Proofread for accuracy, punctuation, and spelling.  Each time entry should be treated with the care appropriate to any other important communication with a client.

Back to my son.  Not surprisingly, his paper was not well received and he was made to stay after school and complete another task.  A good lesson for us all.

Bart Simpson

Dredgers, Enquiries, and Wire Transfers

It’s a real boost to the legal ego when a foreign company chooses you to handle a major transaction or litigation in the US.  Even better, it’s a brand new client.  And just to be safe, you google them and confirm they are a legit company.

I hate to burst the bubble folks, but it ain’t real.  Here’s how it works:   You get an  email from someone (usually from a foreign country) who seeks a lawyer to assist with debt collection or a transaction and they your name from a bar association or our website.   After a brief communication, your are informed that the adverse party has sent a settlement check or deposit.  The unsuspecting lawyer then deposits the money and wires the proceeds to his “client,” only to later discover that the check was phony.  Of course, the firm’s money that he just wired out is not.

These and other email and telephone scams (often involving wire transfer requests) are becoming more prevalent and lawyers — including at large firms — are falling prey to them all the time.  Recently, a victimized lawyer lost his bid to shift responsibility to his bank.  And bar associations opinions are starting to weigh in as well, suggesting lawyers may have ethical obligations to inform other clients if they are victimized.

Here are some red flags that will tell you whether an unsolicited email is a phony:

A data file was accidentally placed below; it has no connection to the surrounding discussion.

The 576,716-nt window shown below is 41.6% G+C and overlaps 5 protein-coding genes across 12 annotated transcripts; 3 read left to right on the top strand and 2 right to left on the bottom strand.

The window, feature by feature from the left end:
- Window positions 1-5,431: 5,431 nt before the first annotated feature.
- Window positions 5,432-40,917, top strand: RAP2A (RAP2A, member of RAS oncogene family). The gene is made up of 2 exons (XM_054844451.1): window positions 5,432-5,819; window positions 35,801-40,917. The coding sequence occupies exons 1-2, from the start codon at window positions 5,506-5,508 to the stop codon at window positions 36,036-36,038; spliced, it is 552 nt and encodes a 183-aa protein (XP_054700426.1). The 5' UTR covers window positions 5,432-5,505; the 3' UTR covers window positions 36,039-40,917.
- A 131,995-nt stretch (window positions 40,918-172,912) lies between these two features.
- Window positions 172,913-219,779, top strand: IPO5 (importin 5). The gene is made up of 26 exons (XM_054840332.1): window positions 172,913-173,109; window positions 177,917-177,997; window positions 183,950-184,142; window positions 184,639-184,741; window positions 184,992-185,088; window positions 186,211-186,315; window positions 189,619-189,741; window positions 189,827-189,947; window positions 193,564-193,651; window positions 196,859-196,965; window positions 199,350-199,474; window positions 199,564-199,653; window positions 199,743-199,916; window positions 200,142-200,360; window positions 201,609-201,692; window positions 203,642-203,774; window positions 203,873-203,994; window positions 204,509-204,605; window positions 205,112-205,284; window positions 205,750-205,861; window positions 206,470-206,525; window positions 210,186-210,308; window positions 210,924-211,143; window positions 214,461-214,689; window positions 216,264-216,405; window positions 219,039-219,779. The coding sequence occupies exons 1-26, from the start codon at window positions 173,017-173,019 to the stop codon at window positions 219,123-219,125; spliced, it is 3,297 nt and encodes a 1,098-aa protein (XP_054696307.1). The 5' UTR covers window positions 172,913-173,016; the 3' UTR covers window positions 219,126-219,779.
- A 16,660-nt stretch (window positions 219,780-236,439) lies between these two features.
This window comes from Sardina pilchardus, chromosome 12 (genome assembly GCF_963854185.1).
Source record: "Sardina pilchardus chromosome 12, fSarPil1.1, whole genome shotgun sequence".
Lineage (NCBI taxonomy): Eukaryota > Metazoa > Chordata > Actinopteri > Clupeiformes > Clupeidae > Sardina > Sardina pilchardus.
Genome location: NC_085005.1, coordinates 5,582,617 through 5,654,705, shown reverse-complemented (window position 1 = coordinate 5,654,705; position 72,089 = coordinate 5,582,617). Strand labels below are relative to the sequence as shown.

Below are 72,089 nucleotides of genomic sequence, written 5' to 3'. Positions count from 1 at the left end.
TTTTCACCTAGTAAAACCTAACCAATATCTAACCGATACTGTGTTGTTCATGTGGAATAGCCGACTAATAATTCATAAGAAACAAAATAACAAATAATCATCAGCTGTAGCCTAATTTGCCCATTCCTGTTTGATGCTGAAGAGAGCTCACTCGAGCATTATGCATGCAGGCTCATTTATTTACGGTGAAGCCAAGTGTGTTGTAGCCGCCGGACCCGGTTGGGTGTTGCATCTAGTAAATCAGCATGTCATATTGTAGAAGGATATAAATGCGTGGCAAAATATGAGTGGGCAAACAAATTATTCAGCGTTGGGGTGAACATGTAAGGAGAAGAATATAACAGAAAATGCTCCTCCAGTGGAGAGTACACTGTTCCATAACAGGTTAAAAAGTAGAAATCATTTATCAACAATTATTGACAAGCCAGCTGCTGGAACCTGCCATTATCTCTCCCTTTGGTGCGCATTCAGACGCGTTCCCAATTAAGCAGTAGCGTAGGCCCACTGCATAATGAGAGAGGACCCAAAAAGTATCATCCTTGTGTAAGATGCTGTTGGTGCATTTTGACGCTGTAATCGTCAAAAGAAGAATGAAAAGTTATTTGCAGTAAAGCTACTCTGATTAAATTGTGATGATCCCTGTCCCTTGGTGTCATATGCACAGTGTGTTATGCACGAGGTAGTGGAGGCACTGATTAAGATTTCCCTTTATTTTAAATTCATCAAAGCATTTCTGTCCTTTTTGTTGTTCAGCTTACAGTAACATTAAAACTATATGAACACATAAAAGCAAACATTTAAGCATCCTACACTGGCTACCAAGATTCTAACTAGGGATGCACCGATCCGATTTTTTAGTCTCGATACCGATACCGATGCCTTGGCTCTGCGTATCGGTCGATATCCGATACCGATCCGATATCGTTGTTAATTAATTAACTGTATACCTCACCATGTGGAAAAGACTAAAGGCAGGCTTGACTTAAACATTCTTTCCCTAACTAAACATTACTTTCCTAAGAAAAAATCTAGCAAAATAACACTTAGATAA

*They come from what purport to be foreign companies (or individuals) seeking an attorney in the United States;

*The names of the companies and individuals are legit — but the emails are sent from a gmail, yahoo or similar domain;

*The emails identify no referral source;

*They grammar be not well; and

*They promise lots of money for little work.

If you receive one of these emails, you’re better off just deleting it.

For information on another scam that is making its rounds, please review the attached important tutorial.

 

Wasted on the Way

“[Crosby and I]  were in love with each other and in possession of something magical.”  Graham Nash, 1990.

“I don’t want anything to do with Crosby at all . . .  I’m done.  F**k you.”   Graham Nash, March 2016.

I could tolerate last year’s war of words between David Crosby and Neil Young.  And sure, there has always been tension with that hothead (but genius) Stills.  But for Crosby Stills & Nash fans, a  Crosby/Nash rift is a surprising and devastating turn of events.   After 47 years together, having weathered drug addictions, prison stints and liver transplants, I, for one, was unprepared for the split.  So much for “Love the One You’re With.”

Lawyers can’t afford to be caught off guard when their clients break with one another.  Whether it’s a husband and wife,  business partners, or a corporation and its employee, we are often asked to represent multiple clients in a single matter.  At the outset of the representation, everyone is seemingly on the same page and happy.  As the matter evolves though, interests can diverge and once agreeable clients can descend into the darkness while the seemingly helpless lawyer watches.

So what do you do when one client wants copies of your communications with the other?  Or when one client stops paying?  Or when one wants you to fire the other and continue to represent him or her?   You don’t have to cry; these questions can be really easy to answer — if you have a fully executed engagement letter with appropriate disclosures and consents.  Specifically: